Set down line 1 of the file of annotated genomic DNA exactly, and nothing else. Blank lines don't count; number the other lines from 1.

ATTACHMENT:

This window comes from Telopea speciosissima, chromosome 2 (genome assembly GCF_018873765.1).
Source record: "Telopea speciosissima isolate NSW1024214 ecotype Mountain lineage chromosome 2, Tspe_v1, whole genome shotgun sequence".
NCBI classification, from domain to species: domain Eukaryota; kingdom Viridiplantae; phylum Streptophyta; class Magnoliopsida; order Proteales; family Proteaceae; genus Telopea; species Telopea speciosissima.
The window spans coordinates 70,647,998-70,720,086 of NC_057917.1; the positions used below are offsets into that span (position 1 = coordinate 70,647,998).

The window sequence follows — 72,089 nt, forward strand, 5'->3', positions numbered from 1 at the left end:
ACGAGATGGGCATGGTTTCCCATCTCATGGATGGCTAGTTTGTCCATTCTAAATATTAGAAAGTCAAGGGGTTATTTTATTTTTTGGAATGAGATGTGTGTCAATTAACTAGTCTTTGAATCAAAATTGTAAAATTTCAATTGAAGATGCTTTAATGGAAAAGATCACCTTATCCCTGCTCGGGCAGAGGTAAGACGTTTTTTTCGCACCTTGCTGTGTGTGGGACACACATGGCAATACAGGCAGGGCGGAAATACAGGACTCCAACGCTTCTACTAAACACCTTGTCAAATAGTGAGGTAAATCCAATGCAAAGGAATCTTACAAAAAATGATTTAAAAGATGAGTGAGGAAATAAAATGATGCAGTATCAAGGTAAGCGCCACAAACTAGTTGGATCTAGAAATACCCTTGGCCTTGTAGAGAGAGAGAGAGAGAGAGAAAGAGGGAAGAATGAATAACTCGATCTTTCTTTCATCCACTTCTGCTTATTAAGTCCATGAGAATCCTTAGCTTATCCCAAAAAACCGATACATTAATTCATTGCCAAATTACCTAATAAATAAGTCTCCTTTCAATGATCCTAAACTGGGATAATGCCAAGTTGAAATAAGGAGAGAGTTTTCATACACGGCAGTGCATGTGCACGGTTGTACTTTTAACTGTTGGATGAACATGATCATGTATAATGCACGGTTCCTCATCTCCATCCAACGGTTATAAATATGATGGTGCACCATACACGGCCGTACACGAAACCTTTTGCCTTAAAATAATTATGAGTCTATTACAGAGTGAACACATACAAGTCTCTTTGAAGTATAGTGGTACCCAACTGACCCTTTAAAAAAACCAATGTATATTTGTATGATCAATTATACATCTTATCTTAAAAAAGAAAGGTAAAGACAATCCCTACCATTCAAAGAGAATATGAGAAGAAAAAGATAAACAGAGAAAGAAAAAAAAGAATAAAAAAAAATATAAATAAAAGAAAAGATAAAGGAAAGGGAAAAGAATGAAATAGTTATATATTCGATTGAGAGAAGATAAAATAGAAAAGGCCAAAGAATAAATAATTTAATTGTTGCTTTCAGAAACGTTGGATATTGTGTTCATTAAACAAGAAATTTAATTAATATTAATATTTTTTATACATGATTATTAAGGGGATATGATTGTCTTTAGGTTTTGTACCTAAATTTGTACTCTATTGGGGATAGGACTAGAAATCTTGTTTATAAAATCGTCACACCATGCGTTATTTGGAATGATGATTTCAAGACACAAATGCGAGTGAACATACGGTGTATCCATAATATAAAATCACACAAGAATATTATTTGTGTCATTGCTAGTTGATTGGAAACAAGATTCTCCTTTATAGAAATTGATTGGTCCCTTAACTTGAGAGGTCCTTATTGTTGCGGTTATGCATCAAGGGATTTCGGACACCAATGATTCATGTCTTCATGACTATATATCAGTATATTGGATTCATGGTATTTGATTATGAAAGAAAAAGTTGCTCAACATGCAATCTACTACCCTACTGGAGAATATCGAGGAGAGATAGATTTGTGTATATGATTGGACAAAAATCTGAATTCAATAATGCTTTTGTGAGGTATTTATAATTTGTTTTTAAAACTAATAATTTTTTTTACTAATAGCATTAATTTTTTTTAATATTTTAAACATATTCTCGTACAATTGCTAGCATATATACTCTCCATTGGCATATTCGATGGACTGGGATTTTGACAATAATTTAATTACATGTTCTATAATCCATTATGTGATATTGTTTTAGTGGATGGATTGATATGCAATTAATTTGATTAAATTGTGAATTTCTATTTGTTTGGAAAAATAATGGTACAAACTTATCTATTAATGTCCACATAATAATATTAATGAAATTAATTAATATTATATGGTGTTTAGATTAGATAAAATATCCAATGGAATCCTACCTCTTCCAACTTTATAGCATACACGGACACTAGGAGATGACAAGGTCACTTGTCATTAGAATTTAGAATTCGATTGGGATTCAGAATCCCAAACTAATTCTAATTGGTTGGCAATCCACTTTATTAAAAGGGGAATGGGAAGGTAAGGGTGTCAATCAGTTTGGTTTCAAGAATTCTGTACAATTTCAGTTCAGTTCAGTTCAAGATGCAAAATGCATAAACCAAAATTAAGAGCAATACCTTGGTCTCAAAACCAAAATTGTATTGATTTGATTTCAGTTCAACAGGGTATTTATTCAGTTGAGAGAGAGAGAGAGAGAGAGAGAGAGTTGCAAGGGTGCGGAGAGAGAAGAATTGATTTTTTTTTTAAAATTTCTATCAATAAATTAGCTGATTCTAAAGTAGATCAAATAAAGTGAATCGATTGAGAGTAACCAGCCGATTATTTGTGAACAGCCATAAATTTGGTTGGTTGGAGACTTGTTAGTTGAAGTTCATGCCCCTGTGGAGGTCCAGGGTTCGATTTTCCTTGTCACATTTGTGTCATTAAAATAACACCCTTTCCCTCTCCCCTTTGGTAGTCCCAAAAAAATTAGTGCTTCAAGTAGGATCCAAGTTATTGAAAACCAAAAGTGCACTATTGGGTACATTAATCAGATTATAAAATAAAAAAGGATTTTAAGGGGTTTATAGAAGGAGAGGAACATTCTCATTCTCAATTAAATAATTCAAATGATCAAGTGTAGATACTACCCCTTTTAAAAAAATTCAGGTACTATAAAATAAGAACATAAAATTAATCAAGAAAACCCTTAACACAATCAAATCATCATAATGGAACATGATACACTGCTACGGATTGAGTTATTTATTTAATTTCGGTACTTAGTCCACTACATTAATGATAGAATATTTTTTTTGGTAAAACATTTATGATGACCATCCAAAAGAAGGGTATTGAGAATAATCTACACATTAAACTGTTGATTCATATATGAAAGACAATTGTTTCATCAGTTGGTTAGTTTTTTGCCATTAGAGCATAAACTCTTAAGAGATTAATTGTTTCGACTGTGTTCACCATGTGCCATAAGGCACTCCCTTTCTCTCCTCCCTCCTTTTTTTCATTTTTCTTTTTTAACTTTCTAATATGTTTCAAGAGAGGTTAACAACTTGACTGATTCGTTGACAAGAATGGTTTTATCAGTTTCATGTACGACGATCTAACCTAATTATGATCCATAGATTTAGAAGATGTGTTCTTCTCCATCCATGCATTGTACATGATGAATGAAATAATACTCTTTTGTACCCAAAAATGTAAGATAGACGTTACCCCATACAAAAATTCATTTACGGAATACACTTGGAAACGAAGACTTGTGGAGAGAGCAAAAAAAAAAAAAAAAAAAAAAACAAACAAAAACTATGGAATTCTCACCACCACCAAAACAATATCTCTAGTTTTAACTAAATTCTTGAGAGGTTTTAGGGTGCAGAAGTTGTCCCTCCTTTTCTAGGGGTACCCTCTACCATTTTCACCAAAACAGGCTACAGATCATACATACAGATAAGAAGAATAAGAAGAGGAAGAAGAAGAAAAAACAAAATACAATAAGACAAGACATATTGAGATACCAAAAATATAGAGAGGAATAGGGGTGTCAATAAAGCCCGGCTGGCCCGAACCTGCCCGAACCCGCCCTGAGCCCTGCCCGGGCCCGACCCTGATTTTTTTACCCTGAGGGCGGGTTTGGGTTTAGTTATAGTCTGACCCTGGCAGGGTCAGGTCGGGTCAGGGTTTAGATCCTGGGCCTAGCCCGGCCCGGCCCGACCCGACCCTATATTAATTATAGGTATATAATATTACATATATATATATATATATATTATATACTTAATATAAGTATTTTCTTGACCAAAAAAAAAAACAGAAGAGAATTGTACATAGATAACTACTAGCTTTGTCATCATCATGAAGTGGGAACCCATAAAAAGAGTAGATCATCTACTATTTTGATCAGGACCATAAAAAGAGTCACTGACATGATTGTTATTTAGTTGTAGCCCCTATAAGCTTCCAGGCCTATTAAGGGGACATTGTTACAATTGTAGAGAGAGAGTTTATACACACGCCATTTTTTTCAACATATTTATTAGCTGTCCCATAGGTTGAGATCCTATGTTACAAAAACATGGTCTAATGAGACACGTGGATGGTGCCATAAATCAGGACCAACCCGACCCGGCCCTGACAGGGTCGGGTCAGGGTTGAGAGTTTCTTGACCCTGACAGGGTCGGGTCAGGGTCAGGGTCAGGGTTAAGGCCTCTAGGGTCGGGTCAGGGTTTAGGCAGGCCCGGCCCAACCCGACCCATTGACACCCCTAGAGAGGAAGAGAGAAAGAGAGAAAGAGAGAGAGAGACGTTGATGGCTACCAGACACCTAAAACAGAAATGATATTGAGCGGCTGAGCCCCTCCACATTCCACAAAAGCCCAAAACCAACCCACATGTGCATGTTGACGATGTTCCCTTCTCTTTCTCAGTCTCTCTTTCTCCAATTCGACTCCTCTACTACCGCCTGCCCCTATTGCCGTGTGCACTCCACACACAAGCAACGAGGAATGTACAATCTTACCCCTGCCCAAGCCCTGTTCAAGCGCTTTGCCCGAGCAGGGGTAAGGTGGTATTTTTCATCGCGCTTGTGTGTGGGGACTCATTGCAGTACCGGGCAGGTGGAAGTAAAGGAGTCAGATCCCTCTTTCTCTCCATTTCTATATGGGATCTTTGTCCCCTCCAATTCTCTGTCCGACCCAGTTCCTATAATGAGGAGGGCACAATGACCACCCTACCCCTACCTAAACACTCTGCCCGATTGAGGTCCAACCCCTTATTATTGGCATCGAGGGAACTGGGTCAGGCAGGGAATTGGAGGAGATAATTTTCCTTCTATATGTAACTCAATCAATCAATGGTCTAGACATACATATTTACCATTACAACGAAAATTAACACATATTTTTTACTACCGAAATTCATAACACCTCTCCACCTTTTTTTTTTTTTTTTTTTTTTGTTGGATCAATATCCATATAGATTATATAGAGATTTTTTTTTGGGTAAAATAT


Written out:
This window comes from Telopea speciosissima, chromosome 2 (genome assembly GCF_018873765.1).